5 Ideas for Better Self Care
Hello, Seed friends! Chances are, you are reading this quickly. Maybe you have multiple tabs open on your laptop. Perhaps you're also answering work emails or packing school lunches. I'd like you to pause for a moment and consider adding just one more thing to your agenda -- to commit to self care.
First, though, let's look at the definition of self care. Everyone seems to be talking about it, but what is it?
The World Health Organization (WHO) defines self care as "activities individuals, families, and communities undertake with the intention of enhancing health, preventing disease, limiting illness, and restoring health. These activities are derived from knowledge and skills from the pool of both professional and lay experience. They are undertaken by lay people on their own behalf, either separately or in participative collaboration with professionals."
Let's take a look at some of our suggested self care practices:
1. Get creative! The American Holistic Nurses Association suggests creative expression through music or art.
Have you seen the myriad adult coloring books on the market these days? I took the plunge a few months back and am so happy I did. The act of thoughtfully sitting with my gel pens in front of a coloring book is soothing. The ones in the above photo are my favorites. I sit on the sofa in front of a fire with a cup of hot tea and color after the boys go to bed. It really is a relaxing experience.
2. Try yoga.
I go in the evenings every now and again for 75 minutes of Vinyasa (hot) yoga. It takes place in a dimly lit room and is quiet. Unlike the gym, which is a high-energy, loud place that seems to put my senses into overtime, my yoga ritual is relaxing and cathartic. This form of yoga is actually ideal for self care.
There have been multiple studies about the relationship between yoga and stress. Many link a reduction of depression and anxiety symptoms to regular yoga practice. Combining stretching, flexibility, and deep breathing, yoga may quickly become a favorite part of your self care routine.
3. Engage in healthy eating habits.
You are what you eat. While it is okay to treat yourself to an unhealthy splurge in your diet, if you choose fresh fruits, veggies, seed, nuts and other wholesome food sources, you will be providing your body with the fuel it needs. You take care of your nails, your wardrobe, washing your car so it's shiny -- so why not treat your body with the same attention and care? You have ONE body. Respect it.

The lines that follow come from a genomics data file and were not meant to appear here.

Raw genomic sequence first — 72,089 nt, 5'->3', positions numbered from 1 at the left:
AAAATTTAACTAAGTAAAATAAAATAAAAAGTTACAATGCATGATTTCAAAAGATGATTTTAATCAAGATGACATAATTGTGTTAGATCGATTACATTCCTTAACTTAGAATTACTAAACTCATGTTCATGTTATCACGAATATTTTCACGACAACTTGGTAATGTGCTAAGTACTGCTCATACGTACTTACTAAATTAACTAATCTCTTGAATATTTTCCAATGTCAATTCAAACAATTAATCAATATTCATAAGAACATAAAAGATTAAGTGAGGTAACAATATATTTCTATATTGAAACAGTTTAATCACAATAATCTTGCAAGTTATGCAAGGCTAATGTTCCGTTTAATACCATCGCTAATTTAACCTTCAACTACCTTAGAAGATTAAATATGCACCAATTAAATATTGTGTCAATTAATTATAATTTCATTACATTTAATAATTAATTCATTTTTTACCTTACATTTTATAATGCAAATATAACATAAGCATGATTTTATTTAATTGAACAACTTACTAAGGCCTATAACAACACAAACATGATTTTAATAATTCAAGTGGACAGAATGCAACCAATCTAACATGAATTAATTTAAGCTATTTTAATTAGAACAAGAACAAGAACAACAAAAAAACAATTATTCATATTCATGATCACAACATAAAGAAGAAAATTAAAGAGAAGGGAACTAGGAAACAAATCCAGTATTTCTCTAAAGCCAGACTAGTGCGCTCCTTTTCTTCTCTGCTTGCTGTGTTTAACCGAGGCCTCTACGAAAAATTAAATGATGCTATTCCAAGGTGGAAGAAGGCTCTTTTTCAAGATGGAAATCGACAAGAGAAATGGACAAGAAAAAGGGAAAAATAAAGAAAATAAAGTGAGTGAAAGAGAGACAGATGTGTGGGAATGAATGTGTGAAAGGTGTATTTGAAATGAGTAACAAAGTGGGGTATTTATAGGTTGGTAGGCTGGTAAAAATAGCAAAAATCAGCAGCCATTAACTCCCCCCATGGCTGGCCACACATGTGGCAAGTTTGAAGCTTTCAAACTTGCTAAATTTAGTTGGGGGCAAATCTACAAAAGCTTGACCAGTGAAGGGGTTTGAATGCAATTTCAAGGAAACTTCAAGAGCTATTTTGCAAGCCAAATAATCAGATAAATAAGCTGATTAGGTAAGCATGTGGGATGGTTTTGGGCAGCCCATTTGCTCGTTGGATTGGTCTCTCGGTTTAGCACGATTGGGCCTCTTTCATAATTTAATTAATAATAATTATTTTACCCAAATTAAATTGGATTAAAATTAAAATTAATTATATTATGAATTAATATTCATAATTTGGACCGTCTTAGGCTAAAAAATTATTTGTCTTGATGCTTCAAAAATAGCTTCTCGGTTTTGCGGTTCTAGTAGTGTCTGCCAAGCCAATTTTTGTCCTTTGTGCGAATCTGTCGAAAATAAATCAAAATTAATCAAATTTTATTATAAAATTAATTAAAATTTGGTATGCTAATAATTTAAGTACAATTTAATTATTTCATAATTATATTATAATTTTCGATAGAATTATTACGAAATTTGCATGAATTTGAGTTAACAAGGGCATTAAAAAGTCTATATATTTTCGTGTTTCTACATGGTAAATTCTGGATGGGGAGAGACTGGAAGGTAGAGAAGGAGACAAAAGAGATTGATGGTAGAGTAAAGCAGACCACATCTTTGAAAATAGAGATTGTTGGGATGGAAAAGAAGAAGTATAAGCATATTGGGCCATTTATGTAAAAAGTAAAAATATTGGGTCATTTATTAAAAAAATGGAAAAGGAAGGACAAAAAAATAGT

4. Turn your bath into a self care ritual.
Turn the lights down. Light a couple of candles and turn on some soft music (listening to soft music is also a form of self care). Soak your troubles away and enjoy the warmth and quiet of bathing. Spritz our Relaxing Blend Body Oil into your bath water and relax. Add some of our lavender-infused body wash onto your loofah and indulge in the relaxing suds. Close your eyes and just be.
5. Use aromatherapy.
This is one of our favorite recommendations. American College of Healthcare Sciences President, Dorene Peterson, BA, Dip.NT, Dip.Acu, RH (AHG) explains, "Aromatherapy is one effective self-care method we can use to stop stress from taking root in the body. Aromatherapy triggers the relaxation response, necessary for self-care."
Here at (seed), we believe in the many benefits provided by essential oils in aromatherapy. Essential oils are the backbone of aromatherapy and we have more than 1000 possible blend combinations for you to create in our Custom Blends line.
Here are some suggestions:
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Baths are steeped in tradition, from heated baths in Rome to enjoying cool baths in Scandinavia. Most of us associate baths as being either for young children or for those taking long, pampering bubble baths for those rare "take me away" experiences. There are many health benefits to enjoying a bath, though.
1. Taking a warm bath at night can help you get a better sleep.
Once you have stepped into your warm bath, you immediately feel calmer and more relaxed. Did you know that science tells us there is another reason baths help you feel a bit better, though? Do you know that cooler feeling you experience stepping out of the tub, leaving the warm water behind? When that colder air hits your skin, your brain releases something you may have heard of before: Melatonin. Melatonin is a hormone that helps to lull you off to Dream Land a bit more easily.